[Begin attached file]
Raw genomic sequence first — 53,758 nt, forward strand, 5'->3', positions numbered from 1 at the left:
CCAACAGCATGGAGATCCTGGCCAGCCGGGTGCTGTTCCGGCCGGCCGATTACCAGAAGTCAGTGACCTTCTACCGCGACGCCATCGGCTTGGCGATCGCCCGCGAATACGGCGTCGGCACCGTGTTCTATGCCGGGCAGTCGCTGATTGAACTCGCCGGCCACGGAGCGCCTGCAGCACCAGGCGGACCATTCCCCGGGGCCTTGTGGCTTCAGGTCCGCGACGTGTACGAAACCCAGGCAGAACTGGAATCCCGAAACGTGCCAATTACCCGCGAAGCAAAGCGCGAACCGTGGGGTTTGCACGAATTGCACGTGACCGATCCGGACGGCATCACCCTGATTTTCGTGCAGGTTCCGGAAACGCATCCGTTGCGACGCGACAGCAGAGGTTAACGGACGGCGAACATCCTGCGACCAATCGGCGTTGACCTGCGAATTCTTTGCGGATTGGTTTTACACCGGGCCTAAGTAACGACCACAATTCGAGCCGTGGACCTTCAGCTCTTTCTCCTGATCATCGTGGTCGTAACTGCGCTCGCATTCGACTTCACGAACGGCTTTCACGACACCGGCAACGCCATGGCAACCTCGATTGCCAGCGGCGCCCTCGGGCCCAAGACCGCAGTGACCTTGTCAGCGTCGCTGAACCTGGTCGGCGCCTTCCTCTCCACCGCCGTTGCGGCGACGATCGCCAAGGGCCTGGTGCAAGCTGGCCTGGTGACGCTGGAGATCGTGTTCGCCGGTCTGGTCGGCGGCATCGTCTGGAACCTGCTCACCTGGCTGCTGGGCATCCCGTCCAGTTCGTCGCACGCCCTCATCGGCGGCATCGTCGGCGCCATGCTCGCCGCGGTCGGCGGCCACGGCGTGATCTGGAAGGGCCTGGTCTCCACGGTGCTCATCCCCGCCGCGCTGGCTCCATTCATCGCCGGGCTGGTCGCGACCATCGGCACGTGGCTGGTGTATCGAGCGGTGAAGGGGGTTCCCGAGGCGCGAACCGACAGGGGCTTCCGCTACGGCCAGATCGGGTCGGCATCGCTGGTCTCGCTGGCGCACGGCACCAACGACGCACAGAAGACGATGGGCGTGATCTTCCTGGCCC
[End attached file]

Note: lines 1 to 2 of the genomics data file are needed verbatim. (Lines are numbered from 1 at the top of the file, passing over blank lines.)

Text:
Raw genomic sequence first — 53,758 nt, forward strand, 5'->3', positions numbered from 1 at the left:
CCAACAGCATGGAGATCCTGGCCAGCCGGGTGCTGTTCCGGCCGGCCGATTACCAGAAGTCAGTGACCTTCTACCGCGACGCCATCGGCTTGGCGATCGCCCGCGAATACGGCGTCGGCACCGTGTTCTATGCCGGGCAGTCGCTGATTGAACTCGCCGGCCACGGAGCGCCTGCAGCACCAGGCGGACCATTCCCCGGGGCCTTGTGGCTTCAGGTCCGCGACGTGTACGAAACCCAGGCAGAACTGGAATCCCGAAACGTGCCAATTACCCGCGAAGCAAAGCGCGAACCGTGGGGTTTGCACGAATTGCACGTGACCGATCCGGACGGCATCACCCTGATTTTCGTGCAGGTTCCGGAAACGCATCCGTTGCGACGCGACAGCAGAGGTTAACGGACGGCGAACATCCTGCGACCAATCGGCGTTGACCTGCGAATTCTTTGCGGATTGGTTTTACACCGGGCCTAAGTAACGACCACAATTCGAGCCGTGGACCTTCAGCTCTTTCTCCTGATCATCGTGGTCGTAACTGCGCTCGCATTCGACTTCACGAACGGCTTTCACGACACCGGCAACGCCATGGCAACCTCGATTGCCAGCGGCGCCCTCGGGCCCAAGACCGCAGTGACCTTGTCAGCGTCGCTGAACCTGGTCGGCGCCTTCCTCTCCACCGCCGTTGCGGCGACGATCGCCAAGGGCCTGGTGCAAGCTGGCCTGGTGACGCTGGAGATCGTGTTCGCCGGTCTGGTCGGCGGCATCGTCTGGAACCTGCTCACCTGGCTGCTGGGCATCCCGTCCAGTTCGTCGCACGCCCTCATCGGCGGCATCGTCGGCGCCATGCTCGCCGCGGTCGGCGGCCACGGCGTGATCTGGAAGGGCCTGGTCTCCACGGTGCTCATCCCCGCCGCGCTGGCTCCATTCATCGCCGGGCTGGTCGCGACCATCGGCACGTGGCTGGTGTATCGAGCGGTGAAGGGGGTTCCCGAGGCGCGAACCGACAGGGGCTTCCGCTACGGCCAGATCGGGTCGGCATCGCTGGTCTCGCTGGCGCACGGCACCAACGACGCACAGAAGACGATGGGCGTGATCTTCCTGGCCC